Tuesday, July 20, 2010

Debate as HDB spreads its wings

(SINGAPORE) The amendment in the bill was a minute one, but it provoked two Members of Parliament enough to raise concerns about the government's proposal to allow the Housing and Development Board to expand its services overseas.

Ang Mo Kio GRC MP Lee Bee Wah was worried that the statutory board would 'lose sight of its original mandate' of looking after Singaporeans and building communities, but National Development Minister Mah Bow Tan was quick to quell her fears.

Earlier, the minister had tabled an amendment to the Housing and Development Act to allow HDB to provide 'much sought-after technical and consultancy services' both locally and abroad on matters within its expertise. '(This) would allow HDB to act as the government's agent to service requests to share its expertise in public housing development both within and outside of Singapore. HDB will also be able to develop, sell and acquire intellectual property rights on a commercial basis,' Mr Mah told the House.

In response, Ms Lee asked if, by doing so, HDB would open a pandora's box as other government agencies could follow suit and venture overseas in order to make huge profits for themselves. Cynthia Phua (Aljunied GRC) was the other MP who sought clarification from the minister.

Mr Mah said he was in no doubt that HDB's work locally would not be affected by this move. 'I'm very clear that is our primary responsibility, the main responsibility, is that HDB must do its work in Singapore. That's the reason why we have hived off Surbana to allow it to do its work outside,' he said.

Surbana Corp, formerly the HDB's building and development division, was corporatised to become HDBCorp and then re-branded as its current name in 2005.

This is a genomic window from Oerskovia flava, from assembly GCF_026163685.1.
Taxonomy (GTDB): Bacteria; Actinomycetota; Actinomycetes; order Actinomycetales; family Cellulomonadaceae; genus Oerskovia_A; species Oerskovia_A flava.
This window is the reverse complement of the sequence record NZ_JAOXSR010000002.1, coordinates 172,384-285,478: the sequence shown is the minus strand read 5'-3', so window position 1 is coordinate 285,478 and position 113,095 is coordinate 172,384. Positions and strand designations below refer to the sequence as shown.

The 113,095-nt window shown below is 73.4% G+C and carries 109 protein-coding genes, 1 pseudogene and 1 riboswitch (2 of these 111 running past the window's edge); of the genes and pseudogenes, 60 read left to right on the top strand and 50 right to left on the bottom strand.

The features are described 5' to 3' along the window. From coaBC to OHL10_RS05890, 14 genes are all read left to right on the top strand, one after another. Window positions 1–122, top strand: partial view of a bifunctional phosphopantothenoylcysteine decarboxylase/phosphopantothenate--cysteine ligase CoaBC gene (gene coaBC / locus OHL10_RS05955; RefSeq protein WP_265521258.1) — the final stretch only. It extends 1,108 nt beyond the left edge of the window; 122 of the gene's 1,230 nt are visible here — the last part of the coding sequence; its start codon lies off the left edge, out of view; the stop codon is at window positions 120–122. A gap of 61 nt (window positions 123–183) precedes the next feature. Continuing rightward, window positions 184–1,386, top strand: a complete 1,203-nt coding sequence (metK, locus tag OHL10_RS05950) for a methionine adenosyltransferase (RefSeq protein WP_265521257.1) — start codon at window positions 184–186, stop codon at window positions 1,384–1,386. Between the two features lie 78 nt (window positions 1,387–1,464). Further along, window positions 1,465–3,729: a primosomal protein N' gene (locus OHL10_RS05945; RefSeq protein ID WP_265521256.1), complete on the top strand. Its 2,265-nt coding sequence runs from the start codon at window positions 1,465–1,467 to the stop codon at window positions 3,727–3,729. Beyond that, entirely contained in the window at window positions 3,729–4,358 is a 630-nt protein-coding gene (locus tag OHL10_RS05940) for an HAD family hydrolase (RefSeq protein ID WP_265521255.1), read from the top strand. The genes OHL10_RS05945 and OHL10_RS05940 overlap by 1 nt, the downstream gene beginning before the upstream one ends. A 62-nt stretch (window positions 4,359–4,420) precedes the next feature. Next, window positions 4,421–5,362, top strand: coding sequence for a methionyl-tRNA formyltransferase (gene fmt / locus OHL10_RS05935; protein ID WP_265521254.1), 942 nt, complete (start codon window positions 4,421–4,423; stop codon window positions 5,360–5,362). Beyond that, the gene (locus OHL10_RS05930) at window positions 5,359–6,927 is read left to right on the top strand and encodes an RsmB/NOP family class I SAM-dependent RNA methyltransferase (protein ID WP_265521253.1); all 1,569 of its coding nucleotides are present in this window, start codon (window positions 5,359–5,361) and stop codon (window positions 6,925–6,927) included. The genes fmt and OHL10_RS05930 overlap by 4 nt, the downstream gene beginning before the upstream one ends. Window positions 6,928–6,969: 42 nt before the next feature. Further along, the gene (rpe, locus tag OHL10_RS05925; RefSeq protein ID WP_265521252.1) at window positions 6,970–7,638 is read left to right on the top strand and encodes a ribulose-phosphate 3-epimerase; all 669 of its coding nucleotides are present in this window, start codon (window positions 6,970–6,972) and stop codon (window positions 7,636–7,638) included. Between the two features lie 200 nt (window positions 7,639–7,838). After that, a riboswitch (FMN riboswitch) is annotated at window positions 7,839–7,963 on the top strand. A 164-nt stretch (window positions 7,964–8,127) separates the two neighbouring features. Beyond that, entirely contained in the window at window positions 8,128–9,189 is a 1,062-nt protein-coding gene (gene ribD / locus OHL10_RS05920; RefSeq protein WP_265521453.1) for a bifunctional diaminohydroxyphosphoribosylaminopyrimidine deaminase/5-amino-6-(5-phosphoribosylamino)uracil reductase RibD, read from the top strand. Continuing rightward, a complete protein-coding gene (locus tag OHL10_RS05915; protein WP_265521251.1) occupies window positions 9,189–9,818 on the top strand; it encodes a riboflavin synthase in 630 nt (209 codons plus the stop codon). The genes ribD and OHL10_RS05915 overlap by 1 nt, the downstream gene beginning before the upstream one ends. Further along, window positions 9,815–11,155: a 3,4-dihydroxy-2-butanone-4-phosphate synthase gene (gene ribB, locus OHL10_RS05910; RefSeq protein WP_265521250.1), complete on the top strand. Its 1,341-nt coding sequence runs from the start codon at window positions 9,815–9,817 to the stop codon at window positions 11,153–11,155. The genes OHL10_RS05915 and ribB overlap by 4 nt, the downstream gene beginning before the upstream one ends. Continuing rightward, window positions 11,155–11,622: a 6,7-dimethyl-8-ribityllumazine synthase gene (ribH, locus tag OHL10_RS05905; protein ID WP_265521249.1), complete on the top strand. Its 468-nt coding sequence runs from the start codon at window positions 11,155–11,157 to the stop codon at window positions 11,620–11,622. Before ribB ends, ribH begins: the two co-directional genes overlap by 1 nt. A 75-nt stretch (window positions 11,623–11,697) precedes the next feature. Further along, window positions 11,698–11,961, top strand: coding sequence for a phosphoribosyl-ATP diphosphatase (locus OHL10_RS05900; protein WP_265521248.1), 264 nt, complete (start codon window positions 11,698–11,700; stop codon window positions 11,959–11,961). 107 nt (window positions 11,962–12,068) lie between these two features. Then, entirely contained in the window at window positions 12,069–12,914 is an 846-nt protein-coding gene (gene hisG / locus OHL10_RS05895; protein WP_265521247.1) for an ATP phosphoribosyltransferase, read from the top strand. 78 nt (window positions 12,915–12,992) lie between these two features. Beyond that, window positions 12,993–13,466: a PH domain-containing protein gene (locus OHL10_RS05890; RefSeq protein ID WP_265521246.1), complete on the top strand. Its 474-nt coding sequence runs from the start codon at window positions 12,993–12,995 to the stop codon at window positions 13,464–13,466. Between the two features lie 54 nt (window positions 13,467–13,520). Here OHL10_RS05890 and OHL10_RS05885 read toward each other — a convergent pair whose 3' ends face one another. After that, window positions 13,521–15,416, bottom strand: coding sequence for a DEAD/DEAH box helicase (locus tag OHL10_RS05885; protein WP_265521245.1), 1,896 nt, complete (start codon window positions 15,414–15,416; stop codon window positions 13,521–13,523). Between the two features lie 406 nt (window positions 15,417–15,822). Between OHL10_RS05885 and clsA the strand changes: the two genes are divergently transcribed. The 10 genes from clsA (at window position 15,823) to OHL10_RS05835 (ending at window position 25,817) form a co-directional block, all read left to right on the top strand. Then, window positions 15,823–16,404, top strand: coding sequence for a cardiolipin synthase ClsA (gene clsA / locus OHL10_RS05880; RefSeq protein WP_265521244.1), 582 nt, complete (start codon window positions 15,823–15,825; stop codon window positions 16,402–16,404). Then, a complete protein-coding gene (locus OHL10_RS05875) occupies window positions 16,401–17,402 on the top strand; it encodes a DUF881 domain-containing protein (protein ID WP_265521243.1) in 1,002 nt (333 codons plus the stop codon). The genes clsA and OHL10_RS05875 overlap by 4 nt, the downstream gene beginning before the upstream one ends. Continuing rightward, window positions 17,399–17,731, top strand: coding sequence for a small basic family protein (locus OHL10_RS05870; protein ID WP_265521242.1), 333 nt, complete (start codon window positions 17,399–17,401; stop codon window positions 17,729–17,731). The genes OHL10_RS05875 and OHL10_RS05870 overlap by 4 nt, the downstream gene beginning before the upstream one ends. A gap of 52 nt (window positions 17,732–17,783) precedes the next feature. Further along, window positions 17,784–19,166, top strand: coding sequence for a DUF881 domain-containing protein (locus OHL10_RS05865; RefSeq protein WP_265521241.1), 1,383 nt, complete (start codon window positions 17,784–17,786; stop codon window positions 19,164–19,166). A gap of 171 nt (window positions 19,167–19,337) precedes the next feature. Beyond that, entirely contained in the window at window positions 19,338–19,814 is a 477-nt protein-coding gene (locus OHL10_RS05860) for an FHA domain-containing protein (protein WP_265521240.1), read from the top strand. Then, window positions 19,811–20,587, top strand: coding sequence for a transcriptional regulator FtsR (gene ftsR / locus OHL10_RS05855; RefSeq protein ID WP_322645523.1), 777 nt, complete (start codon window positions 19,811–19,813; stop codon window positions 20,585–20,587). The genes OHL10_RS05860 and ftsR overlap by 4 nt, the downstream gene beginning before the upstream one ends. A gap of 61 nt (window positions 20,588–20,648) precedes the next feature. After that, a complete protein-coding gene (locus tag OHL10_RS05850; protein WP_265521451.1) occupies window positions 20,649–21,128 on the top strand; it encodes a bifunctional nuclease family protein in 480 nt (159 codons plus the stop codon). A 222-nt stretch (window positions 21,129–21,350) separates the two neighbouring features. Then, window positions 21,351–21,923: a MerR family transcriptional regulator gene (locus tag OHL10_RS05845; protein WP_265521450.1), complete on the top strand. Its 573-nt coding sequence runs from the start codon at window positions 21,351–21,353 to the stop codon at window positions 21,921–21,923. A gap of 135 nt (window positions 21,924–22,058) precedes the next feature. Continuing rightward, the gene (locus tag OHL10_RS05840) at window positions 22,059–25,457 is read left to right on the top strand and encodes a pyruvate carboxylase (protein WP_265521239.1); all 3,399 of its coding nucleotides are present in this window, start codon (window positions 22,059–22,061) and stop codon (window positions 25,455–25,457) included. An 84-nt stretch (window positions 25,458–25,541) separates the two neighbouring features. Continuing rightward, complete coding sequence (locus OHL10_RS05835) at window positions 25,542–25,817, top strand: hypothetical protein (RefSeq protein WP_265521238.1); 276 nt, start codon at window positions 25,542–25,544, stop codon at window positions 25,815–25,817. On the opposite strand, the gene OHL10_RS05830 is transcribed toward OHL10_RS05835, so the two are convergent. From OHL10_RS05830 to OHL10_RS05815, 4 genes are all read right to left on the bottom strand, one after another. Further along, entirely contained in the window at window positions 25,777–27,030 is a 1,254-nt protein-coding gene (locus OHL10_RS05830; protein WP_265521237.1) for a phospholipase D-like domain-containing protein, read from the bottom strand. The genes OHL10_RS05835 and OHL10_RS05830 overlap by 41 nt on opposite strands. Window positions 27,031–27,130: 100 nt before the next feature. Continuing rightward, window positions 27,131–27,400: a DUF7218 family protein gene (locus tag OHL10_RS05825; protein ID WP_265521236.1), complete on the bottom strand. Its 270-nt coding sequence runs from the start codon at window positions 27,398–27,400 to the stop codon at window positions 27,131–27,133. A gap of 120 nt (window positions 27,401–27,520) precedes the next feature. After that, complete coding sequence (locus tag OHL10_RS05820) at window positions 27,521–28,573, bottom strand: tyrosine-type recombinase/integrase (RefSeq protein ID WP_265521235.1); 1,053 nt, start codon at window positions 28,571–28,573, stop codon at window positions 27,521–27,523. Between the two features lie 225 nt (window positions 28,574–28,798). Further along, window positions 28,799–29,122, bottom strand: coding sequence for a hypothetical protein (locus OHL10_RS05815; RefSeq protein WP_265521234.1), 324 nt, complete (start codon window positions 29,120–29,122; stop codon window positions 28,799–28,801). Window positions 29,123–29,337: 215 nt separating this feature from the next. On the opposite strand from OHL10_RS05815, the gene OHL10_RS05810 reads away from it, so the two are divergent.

Mr Mah explained that, from time to time, Singapore receives requests from other governments asking it to do some consultancy work in their country. It accepts these requests to share its success stories and generate 'a reservoir of goodwill' with others.

He cited the Tianjin Eco-city project, a partnership between Singapore and China to develop the modern township. 'Within this township, one aspect we are talking about is the provision of a good public housing system, and this is where HDB's expertise and consultancy services are required,' said Mr Mah.

'It's not so much in the planning of the town itself. It's about sharing the policies - rental, home ownership, financial - that have worked for us, and those that have not worked so well.'

Mr Mah added that HDB has plans to work with local companies, especially small and medium-sized firms, on specific technical and consultancy services such as the concept of green buildings.

'This provision enables HDB to do such work. It's not going to be a big money-spinner for us,' said Mr Mah.

Source: Business Times, 20 Jul 2010

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